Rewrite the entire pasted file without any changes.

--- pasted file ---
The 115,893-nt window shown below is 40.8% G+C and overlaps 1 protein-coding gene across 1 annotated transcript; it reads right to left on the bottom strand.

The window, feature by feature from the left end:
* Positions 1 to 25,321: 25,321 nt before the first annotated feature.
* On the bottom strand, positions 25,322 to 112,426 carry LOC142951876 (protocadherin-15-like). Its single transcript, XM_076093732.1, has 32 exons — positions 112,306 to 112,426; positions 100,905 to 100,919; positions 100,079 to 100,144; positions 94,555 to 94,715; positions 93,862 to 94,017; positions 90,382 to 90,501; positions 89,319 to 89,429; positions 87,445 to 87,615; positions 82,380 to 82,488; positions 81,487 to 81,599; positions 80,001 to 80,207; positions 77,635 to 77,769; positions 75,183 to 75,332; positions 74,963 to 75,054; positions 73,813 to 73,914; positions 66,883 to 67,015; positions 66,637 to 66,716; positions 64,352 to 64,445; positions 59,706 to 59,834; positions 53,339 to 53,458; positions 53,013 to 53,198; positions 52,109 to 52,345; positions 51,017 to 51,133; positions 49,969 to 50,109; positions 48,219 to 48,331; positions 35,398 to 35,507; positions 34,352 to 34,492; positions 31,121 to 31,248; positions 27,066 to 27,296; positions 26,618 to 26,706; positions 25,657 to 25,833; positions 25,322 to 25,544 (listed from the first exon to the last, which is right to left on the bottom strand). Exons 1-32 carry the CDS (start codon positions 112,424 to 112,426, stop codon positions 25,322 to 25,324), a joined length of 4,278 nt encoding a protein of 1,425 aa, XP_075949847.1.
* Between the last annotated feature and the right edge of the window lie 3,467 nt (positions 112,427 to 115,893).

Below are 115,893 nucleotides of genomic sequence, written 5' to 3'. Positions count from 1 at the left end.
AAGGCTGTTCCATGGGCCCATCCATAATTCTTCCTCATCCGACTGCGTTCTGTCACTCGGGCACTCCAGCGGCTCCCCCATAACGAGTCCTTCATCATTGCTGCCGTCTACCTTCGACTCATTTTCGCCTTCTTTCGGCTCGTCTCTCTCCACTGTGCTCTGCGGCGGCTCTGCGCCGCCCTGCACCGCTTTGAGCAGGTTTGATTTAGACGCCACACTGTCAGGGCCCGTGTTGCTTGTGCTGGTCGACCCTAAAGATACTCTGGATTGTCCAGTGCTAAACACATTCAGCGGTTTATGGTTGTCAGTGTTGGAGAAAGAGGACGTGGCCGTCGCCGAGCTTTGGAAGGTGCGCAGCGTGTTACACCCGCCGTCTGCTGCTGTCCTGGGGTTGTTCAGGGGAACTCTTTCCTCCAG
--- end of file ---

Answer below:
The 115,893-nt window shown below is 40.8% G+C and overlaps 1 protein-coding gene across 1 annotated transcript; it reads right to left on the bottom strand.

The window, feature by feature from the left end:
* Positions 1 to 25,321: 25,321 nt before the first annotated feature.
* On the bottom strand, positions 25,322 to 112,426 carry LOC142951876 (protocadherin-15-like). Its single transcript, XM_076093732.1, has 32 exons — positions 112,306 to 112,426; positions 100,905 to 100,919; positions 100,079 to 100,144; positions 94,555 to 94,715; positions 93,862 to 94,017; positions 90,382 to 90,501; positions 89,319 to 89,429; positions 87,445 to 87,615; positions 82,380 to 82,488; positions 81,487 to 81,599; positions 80,001 to 80,207; positions 77,635 to 77,769; positions 75,183 to 75,332; positions 74,963 to 75,054; positions 73,813 to 73,914; positions 66,883 to 67,015; positions 66,637 to 66,716; positions 64,352 to 64,445; positions 59,706 to 59,834; positions 53,339 to 53,458; positions 53,013 to 53,198; positions 52,109 to 52,345; positions 51,017 to 51,133; positions 49,969 to 50,109; positions 48,219 to 48,331; positions 35,398 to 35,507; positions 34,352 to 34,492; positions 31,121 to 31,248; positions 27,066 to 27,296; positions 26,618 to 26,706; positions 25,657 to 25,833; positions 25,322 to 25,544 (listed from the first exon to the last, which is right to left on the bottom strand). Exons 1-32 carry the CDS (start codon positions 112,424 to 112,426, stop codon positions 25,322 to 25,324), a joined length of 4,278 nt encoding a protein of 1,425 aa, XP_075949847.1.
* Between the last annotated feature and the right edge of the window lie 3,467 nt (positions 112,427 to 115,893).

Below are 115,893 nucleotides of genomic sequence, written 5' to 3'. Positions count from 1 at the left end.
AAGGCTGTTCCATGGGCCCATCCATAATTCTTCCTCATCCGACTGCGTTCTGTCACTCGGGCACTCCAGCGGCTCCCCCATAACGAGTCCTTCATCATTGCTGCCGTCTACCTTCGACTCATTTTCGCCTTCTTTCGGCTCGTCTCTCTCCACTGTGCTCTGCGGCGGCTCTGCGCCGCCCTGCACCGCTTTGAGCAGGTTTGATTTAGACGCCACACTGTCAGGGCCCGTGTTGCTTGTGCTGGTCGACCCTAAAGATACTCTGGATTGTCCAGTGCTAAACACATTCAGCGGTTTATGGTTGTCAGTGTTGGAGAAAGAGGACGTGGCCGTCGCCGAGCTTTGGAAGGTGCGCAGCGTGTTACACCCGCCGTCTGCTGCTGTCCTGGGGTTGTTCAGGGGAACTCTTTCCTCCAG